There have been some impressive large brownfield redevelopments but cities are also increasingly dedicated to small and medium size projects.

Guerrera cited the “huge payoff in these investments that demonstrate that revitalization is a proven catalyst for economic recovery.” According to US data, for every $1 the public sector invested, there is $18 to $31 of private sector investment for revitalization initiatives. For every 1 acre of land revitalized, an average of nine new jobs are created. Increased land value and revenue generation opportunities for public and private sector increased from five to 20 per cent.

The Port Lands project has been selected as a candidate to be one of 17 founding projects of the Clinton Foundation’s Climate Positive Development Program. It will be Canada’s opportunity to build an “intelligent, inclusive, sustainable and globally competitive community from the ground up.”

“Successful revitalization world-wide is characterized by strong local government leadership, often in partnership with senior levels of government and the private sector,” stated Guerrera. “Such cooperative initiatives catalyze the necessary investment in revitalization on the basis that the private sector is not able to address these large-scale challenges on its own.”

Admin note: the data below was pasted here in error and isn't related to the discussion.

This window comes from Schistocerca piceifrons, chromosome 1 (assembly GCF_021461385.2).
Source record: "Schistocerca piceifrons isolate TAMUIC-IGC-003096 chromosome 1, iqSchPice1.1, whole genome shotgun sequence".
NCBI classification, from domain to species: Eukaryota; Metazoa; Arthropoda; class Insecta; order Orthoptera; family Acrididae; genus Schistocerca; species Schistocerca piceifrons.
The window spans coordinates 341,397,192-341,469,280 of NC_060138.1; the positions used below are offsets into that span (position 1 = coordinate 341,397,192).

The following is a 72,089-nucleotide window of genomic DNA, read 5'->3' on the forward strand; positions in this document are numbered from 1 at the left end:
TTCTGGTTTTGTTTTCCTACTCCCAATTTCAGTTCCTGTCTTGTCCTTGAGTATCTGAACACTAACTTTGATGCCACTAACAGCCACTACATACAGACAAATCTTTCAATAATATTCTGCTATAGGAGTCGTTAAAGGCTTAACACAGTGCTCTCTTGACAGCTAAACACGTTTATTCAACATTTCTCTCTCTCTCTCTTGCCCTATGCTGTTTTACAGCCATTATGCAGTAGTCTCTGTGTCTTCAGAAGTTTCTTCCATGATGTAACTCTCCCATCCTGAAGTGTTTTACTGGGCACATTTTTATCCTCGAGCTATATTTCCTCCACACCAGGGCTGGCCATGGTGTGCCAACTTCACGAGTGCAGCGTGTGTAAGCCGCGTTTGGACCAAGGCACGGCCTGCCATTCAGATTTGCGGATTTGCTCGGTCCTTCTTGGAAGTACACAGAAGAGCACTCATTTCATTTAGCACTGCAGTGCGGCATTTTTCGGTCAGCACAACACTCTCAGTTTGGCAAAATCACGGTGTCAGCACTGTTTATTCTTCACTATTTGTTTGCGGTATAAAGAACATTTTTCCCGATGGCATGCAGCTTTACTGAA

She added that it’s necessary for government to help de-risk some of these sites that have so much potential.

“In my opinion, we should not be doing development anywhere else, until these sites are redeveloped.” Brownfield redevelopment is a huge opportunity to tackle urban sprawl and climate change.

Leveraging large scale developments to enhance environmental strategies

Tom Grimminck, partner at Dillon Consulting Limited provided a presentation exploring the opportunities to use large scale brownfield developments as a catalyst to promote the inclusion of design features that enhance the implementation of climate change adaptation opportunities and/or to include community wide carbon reduction strategies.  Rather than being a review of projects or specific technologies the intent of this presentation is to provide a summary of items, tasks, technologies or actions to consider in the redevelopment of a brownfield site.  It is further a challenge to brownfield professionals, planners, designers, regulators and site owners to critically consider these options.

Grimminck implored attendees to consider the following: